Legacies supporting our work in the North

Our work across the North has been supported in recent years by the support of people leaving us gifts in their will. Read on to see what these generous acts have allowed us to do.

Visitors exploring the gardens at Nunnington Hall, North Yorkshire.

Restoring Nunnington's bridge

Nunnington Hall is accessed via a beautiful wooden bridge over the River Wye. We received a generous legacy of £10,000 in 2015 which has paid for much needed repairs to the bridge. The work, which has just been completed, included replacing the oak on top of the hand rail, a new floor surface and LED lights in the floor so that visitors can safely cross in the evening.

Gibside's Avenue in autumn

Energy efficiency at Gibside

Thanks to a major gift in a will, we've made huge inroads into reducing energy consumption at Gibside, an 18th Century landscape garden. The whole place is now ‘off oil’ and the Trust has created new office and meeting space, and fully insulated them. Log burners and secondary glazing help to keep the place warm. There’s even a log burner in the café giving a warm welcoming glow.

Visitors walking outside the house at Wallington

The gift of Wallington

The whole of the Wallington estate was gifted to the National Trust in the will of Sir Charles Philips Trevelyan in 1942. Sir Charles regarded himself as a Trustee for the community. His socialist values meant that he didn't believe in private ownership of property and privilege for the few. He was also keenly aware that on his death, due to income tax and death duties, it was likely that the estate could be broken up and sold.

A carpet of bluebells in the woodland

Gibside's forest design

Gibside was designed by coal baron George Bowes who aimed to impress. But the grand Georgian estate suffered when it passed into the wrong hands. The villain was Stoney-Bowes, son-in law to George, who chopped down many of the veteran trees and mature oaks. Then in the 1950s timber crops were planted on the estate. Thanks to a legacy giftl, we're 12 years into a 40 year Forest Design Plan, working alongside the Forestry Commission to restore Gibside's native woodland.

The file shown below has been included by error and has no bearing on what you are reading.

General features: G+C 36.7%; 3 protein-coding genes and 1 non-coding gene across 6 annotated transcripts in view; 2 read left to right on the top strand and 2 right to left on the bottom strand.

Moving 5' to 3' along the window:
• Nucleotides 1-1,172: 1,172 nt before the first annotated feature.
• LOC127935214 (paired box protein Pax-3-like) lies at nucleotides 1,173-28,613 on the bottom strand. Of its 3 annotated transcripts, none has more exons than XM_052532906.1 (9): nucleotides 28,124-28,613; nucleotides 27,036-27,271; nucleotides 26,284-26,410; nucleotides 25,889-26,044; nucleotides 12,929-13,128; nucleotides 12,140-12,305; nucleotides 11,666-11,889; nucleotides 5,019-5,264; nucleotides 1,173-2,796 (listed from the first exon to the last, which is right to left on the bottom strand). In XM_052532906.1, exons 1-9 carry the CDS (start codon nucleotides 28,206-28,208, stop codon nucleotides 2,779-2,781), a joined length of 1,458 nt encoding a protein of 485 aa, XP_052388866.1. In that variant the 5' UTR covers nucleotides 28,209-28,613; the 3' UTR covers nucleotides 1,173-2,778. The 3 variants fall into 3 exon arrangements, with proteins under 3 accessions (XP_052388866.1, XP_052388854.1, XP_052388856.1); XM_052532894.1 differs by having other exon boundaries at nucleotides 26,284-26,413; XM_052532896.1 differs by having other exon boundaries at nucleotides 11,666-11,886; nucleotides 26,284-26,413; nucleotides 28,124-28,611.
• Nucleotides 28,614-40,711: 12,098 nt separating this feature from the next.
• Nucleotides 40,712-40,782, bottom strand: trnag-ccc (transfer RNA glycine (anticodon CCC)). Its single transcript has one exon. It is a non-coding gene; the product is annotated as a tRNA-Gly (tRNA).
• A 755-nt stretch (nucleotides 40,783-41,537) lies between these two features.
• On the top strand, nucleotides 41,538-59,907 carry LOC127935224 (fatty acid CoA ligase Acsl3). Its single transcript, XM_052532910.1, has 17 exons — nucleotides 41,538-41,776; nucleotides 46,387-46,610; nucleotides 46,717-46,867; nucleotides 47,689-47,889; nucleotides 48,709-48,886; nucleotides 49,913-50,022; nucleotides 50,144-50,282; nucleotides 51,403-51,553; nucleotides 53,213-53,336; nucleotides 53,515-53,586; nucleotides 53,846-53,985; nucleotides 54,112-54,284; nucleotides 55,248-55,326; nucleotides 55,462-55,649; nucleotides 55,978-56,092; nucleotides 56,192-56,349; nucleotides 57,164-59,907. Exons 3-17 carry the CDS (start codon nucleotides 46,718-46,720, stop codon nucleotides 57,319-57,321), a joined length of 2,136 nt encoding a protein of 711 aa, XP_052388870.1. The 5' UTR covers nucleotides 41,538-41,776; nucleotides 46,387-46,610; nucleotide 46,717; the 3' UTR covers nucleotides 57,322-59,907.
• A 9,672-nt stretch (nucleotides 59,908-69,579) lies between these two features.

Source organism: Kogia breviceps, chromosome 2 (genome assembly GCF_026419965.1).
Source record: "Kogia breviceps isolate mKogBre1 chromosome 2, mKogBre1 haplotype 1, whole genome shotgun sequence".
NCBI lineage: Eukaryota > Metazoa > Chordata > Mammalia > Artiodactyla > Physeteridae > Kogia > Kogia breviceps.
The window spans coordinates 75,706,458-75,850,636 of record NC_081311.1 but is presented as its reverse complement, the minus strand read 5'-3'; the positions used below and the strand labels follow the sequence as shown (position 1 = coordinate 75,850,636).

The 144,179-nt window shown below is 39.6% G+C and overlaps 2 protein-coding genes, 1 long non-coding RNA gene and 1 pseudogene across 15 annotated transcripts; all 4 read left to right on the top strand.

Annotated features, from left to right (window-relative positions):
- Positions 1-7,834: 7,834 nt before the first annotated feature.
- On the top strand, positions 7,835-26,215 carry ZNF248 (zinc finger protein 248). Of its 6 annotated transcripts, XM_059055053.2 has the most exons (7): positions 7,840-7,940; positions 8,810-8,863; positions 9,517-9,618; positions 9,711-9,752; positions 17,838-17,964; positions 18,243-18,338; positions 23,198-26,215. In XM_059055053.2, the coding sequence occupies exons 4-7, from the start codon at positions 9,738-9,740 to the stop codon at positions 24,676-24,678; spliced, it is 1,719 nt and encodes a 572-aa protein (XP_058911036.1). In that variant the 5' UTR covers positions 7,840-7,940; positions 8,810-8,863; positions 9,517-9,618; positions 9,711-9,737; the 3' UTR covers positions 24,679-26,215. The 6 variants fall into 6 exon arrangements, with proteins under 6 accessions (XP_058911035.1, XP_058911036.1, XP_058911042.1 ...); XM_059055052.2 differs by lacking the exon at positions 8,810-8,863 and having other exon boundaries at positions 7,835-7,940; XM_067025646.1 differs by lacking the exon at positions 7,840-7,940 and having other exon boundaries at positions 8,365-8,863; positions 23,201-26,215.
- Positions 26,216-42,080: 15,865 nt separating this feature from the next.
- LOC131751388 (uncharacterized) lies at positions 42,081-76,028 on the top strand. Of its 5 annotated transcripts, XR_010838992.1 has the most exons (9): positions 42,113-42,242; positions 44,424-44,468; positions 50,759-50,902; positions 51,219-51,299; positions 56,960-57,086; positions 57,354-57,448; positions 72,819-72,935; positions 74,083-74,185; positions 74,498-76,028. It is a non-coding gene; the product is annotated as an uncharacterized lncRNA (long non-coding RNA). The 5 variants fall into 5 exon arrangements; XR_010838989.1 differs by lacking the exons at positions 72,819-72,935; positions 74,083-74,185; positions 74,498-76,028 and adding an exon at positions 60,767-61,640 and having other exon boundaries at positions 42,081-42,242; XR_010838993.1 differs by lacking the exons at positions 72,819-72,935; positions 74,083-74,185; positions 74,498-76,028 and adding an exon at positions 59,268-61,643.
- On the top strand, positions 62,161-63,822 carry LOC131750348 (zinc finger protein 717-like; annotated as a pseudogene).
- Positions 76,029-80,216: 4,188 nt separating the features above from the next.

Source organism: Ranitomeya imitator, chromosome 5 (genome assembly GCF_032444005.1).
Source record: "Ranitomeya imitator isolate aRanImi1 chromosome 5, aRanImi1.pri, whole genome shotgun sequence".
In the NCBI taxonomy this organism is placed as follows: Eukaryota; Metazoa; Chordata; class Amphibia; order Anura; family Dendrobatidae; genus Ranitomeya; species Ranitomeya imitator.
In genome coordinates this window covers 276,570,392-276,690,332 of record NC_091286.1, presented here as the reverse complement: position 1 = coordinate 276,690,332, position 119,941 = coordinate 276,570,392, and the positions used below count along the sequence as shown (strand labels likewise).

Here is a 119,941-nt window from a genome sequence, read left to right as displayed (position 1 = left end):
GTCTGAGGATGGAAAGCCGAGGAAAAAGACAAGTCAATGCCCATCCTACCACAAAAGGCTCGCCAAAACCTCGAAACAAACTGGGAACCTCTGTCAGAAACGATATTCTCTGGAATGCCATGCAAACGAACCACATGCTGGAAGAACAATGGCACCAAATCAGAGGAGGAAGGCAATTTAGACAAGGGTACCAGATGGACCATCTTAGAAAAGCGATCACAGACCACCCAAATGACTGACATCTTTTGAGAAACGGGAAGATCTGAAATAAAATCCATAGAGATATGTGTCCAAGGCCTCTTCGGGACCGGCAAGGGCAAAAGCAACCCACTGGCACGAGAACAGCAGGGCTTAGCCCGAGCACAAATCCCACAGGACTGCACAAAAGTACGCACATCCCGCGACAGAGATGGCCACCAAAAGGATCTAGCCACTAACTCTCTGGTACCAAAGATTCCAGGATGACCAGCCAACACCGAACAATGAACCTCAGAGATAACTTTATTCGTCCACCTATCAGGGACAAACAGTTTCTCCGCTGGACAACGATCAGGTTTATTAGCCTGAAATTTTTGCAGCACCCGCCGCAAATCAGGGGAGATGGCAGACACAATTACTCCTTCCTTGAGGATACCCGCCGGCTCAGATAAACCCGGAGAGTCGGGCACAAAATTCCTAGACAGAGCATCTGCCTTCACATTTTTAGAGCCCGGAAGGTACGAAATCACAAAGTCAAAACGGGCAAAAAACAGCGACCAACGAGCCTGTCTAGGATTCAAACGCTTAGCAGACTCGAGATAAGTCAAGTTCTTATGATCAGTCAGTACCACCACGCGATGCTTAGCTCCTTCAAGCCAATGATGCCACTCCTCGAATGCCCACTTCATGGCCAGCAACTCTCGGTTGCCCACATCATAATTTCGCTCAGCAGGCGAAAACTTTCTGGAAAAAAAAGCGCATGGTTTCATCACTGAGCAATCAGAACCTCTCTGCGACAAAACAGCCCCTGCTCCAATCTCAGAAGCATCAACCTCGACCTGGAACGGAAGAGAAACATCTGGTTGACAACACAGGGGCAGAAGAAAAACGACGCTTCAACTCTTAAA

View from Rievaulx Terrace with the remains of Rievaulx Abbey

Sit a while at Rievaulx

Rievaulx Terrace is a grade 1 listed landscape with woodland walks and a grassed terrace with two temples. Last year, thanks to a legacy, we installed ten benches and picnic benches dotted around the woodland, providing places to relax and enjoy the landscape. The benches are rustic in style, inspired by the woodland. Another legacy at Rievaulx Terrace has paid for a conservation management plan, which will give us a better understanding of the site and help us to make decisions about our future work.

A woodland path winding through trees

Broomhouse Farm

In 2011, Wallington received a major gift in will which made a project to restore 18th century woodland on the estate possible. Wallington is very lucky to have a fantastic collection of very old trees, but in a time of challenging climatic change with extreme weather events and the increasing threat of tree diseases, every year a number of these old giants are lost. In the past six years Wallington has planted 10,000 native trees and restored woodland at Rothley Lake.

A view of Quarry Bank House

Quarry Bank House

In 2006 the opportunity arose to purchase Quarry Bank House, home to Samuel and Hannah Greg, the creators and owners of Quarry Bank Mill. Situated directly next to the Mill, from here they were able to keep a close eye on their growing business but also to sculpt beautiful gardens, develop the village of Styal to house their workers and bring up their 13 children. By acquiring the last piece of the jigsaw, the National Trust had the opportunity to preserve Quarry Bank as a complete early industrial community, and to share the stories of the entire community with visitors. This was made possible thanks to the fact that many individuals chose to leave a gift to the National Trust in their wills, collectively they made the acquisition possible. Quarry Bank House opens to the public this autumn.

Aerial view of Grasmere Island in Cumbria

Grasmere Island

After more than a century in private ownership, Grasmere Island, which in part inspired Canon Hardwicke Rawnsley to form the National Trust, has been left to us by a generous donor in their will. The island, which has inspired many writers and poets over the years, forms part of the near view from Allan Bank house, a former home of William Wordsworth, which Canon Rawnsley purchased in 1915 before leaving it to the Trust in his will. Throughout 2017 visitors will be able to find out more about the story of ‘Rawnsley’s island’ over at Allan Bank.